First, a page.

February 20th 1917

Lieut. Jack Slessor (RFC) makes light of crash he had with his aeroplane. It would seem to me that he had good reason to be “off games” for a bit, but the authorities clearly thought otherwise!

Jack Slessor...“I have just been mixed up in a difference of opinion between an aeroplane, a telegraph pole, and a ditch, so just at present I am convinced that flying is an over-rated pastime. My engine played me foul getting out of a field, and the machine, as the papers say, was seen to descend steeply, with the result that the telegraphic communication between two towns was seriously impaired and one telegraph pole and a formerly perfectly good machine badly bent.

Now I must depart to make supplication to my commanding officer for 48 hours leave, to rest my shattered nerves and throbbing brain.”

There is a postscript to his letter. It reads:

“P.S. Just returned from the aforesaid interview with the C.O. Nothing doing. He says it has been tried before.”

October 23rd 1916

Lieut. Geoff Buck (RFC) has completed his training and has now been let loose on the Boche!

Amongst the danger and excitement of war, these latest entries from his journal show an interesting range of emotions – who would have thought war could be a laughing matter?

Buck, Geoff27/9/16. “I took a machine and eight bombs and went off with 16 other machines to raid Bocheland. Flying close together with 16 others is ‘anellofajob’. But anyhow we all came back, and it was quite pleasant – no Hun machines and very few ‘Archies’. You can’t think how queer a big battle looks from upstairs – frightfully interesting, but I simply hate to think of the poor blighters on the ground..”

2/10/16. “Flying high in formation we got slightly ‘Archied’ over the lines (I disliked this because a little bit of iron on one of my eight bombs means that I go simply to swell the Roll of Honour). We dropped our bombs, and they all fell on their objective, and probably strafed some French peasants, mice and woodpeckers. But I hope we killed more Boches.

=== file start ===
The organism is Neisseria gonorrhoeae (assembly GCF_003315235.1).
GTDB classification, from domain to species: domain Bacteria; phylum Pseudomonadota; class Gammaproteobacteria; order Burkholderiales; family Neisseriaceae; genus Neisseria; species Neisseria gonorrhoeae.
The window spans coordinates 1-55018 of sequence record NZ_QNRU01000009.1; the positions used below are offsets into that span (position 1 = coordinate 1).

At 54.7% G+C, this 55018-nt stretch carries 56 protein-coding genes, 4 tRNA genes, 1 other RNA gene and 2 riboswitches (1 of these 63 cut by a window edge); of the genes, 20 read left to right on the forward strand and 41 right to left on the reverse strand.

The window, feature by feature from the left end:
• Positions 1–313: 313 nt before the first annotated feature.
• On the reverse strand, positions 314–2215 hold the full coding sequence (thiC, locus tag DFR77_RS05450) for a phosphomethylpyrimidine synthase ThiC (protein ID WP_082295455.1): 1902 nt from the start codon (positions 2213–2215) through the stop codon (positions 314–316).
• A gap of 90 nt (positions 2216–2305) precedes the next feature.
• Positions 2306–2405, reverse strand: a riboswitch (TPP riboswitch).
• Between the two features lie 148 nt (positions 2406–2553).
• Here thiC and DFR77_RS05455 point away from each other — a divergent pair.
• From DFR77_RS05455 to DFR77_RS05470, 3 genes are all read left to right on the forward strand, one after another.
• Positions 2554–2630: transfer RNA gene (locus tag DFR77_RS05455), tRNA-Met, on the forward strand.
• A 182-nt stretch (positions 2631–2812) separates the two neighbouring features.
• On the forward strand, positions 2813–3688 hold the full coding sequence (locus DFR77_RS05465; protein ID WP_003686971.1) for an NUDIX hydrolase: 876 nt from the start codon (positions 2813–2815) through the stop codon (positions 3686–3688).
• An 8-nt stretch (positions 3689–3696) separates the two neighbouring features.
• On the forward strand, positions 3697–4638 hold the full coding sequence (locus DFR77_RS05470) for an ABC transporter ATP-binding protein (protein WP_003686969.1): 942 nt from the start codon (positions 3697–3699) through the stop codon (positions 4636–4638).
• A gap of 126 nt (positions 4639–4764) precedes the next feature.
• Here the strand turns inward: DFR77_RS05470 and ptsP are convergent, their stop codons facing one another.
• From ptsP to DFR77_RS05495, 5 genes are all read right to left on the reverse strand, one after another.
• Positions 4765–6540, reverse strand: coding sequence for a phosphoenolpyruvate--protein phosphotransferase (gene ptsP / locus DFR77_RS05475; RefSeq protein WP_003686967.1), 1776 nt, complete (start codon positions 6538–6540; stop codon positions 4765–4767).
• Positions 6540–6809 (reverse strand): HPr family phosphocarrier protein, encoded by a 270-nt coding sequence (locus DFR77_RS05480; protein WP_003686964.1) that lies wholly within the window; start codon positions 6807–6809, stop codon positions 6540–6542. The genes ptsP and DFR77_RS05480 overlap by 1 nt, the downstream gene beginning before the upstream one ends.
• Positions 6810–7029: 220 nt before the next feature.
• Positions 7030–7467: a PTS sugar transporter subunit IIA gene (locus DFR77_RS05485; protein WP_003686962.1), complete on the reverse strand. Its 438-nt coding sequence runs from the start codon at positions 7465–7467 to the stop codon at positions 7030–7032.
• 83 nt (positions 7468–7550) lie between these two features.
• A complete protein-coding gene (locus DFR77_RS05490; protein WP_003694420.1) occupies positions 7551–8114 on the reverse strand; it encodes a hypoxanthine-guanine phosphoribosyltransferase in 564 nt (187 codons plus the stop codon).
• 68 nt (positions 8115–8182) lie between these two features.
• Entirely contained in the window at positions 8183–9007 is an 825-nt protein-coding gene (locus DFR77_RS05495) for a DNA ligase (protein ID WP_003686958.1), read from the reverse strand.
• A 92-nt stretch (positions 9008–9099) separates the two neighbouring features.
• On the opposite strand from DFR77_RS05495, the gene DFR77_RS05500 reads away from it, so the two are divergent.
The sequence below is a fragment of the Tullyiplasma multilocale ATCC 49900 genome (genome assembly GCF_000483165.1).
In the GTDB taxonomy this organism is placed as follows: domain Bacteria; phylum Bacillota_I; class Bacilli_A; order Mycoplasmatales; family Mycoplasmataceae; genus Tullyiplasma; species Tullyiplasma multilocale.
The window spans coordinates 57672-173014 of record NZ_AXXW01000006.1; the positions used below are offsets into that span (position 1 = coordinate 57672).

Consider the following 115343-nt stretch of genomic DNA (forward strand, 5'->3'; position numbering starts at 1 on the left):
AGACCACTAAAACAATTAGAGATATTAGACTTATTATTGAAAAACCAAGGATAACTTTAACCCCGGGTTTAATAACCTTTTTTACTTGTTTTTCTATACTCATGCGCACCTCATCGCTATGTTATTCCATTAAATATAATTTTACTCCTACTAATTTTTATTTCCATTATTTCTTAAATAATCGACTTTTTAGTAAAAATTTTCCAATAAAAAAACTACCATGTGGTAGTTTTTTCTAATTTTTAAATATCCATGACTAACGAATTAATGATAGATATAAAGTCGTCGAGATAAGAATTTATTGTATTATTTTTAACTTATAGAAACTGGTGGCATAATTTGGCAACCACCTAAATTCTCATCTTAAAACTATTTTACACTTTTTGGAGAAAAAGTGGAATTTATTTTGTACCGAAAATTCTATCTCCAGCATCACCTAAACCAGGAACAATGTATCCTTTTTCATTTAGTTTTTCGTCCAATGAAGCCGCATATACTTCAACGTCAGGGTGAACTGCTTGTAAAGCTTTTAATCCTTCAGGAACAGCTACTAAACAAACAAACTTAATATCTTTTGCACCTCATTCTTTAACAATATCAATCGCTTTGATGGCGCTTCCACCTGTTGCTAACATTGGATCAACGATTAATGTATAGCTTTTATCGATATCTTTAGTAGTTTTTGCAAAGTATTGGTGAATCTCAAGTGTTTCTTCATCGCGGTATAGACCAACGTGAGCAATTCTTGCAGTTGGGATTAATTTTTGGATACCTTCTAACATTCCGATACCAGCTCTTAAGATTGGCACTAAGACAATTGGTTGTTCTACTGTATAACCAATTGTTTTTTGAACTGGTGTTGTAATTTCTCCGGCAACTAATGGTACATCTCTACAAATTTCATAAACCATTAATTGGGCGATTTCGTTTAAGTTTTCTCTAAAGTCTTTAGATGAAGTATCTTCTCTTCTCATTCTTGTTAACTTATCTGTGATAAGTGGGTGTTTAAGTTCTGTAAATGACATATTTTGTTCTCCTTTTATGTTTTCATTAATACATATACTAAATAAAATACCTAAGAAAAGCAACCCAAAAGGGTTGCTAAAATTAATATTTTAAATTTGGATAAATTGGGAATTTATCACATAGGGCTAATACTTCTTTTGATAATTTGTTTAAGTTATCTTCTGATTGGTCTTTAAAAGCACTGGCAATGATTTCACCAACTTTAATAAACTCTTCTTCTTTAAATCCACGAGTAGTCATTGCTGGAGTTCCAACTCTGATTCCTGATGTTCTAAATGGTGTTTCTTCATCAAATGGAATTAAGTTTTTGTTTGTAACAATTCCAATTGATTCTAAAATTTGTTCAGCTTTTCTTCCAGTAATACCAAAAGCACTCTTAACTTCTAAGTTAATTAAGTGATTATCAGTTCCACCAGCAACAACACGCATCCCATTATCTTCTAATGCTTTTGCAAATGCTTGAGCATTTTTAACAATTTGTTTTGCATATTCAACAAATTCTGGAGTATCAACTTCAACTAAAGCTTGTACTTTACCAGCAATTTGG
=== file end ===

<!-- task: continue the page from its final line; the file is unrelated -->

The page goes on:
Then the fun began, pop-pop, bang, fizz-whizz, hiss, pop, bang, little black puffs all around us, and each explosion shook our little machines as if they had been kicked. This was most dangerous and unpleasant (so I thought), and after waving to my nearest fellow-sufferer to keep clear, I performed a memorable series of switchback vertical turns at an average speed of 150 mph. This upset Archibald’s calculations some, I guess, and anyhow I lost control and was much too frightened trying to get control of the machine again to be frightened about Archie.

It really is a sporting kind of life, and I laughed till I could hardly see the instruments.”

 

As a young Dragon, Geoff always enjoyed a good scrap. I recall a bike expedition to North Cerney in the summer of 1910.  Having gone by train to Fairford we bicycled to North Cerney. There followed a cricket match against a local team of boy scouts. The match was conveniently tied before the real fun started. Paddy Burton’s brother Phil wrote up the events that followed:

“…someone bagged one of the Boy Scouts’ caps, and this lead to a battle; after about ten minutes ragging they collected their troops and sounded the charge. They were much older than we were for the most part, and they outnumbered us, but we were not going to be beaten. Keyworth had a tremendous fight with the ‘Samsonian Beefer’ (aged 19) and everyone did his best to sit on the scout he had got hold of. Geoff Buck held down a writhing mass of three scouts, and Flea Carr White and Henry Way wrought frightful havoc.

When we were told to go to bed, the lawn (of the Rectory) was covered with Dragons sitting on scouts, and I may quite fairly say that we absolutely licked them. Then we cheered them and trooped off to bed.”

The next morning we started for home, stopping to lunch in Burford. Clearly it was a good one, as Billy Smyth recorded in the hotel’s visitors’ book:

Four cyclists arrived at the Inn of the Bull;
They came very empty and went away full;
Their names were the Skipper and Billy and Flea,
And Geoffrey; a hungrier four ne’er did you see.

The fare was roast beef with potatoes and peas,
And raspberry tart, and some excellent cheese;
A fair maiden served us with all of the best;
But who wrote this poem will never be guessed.

With so much to depress us in today’s world, it is good to have these memories of happier days to buck us up!

 

 

September 20th 1916

Christmas Term 1916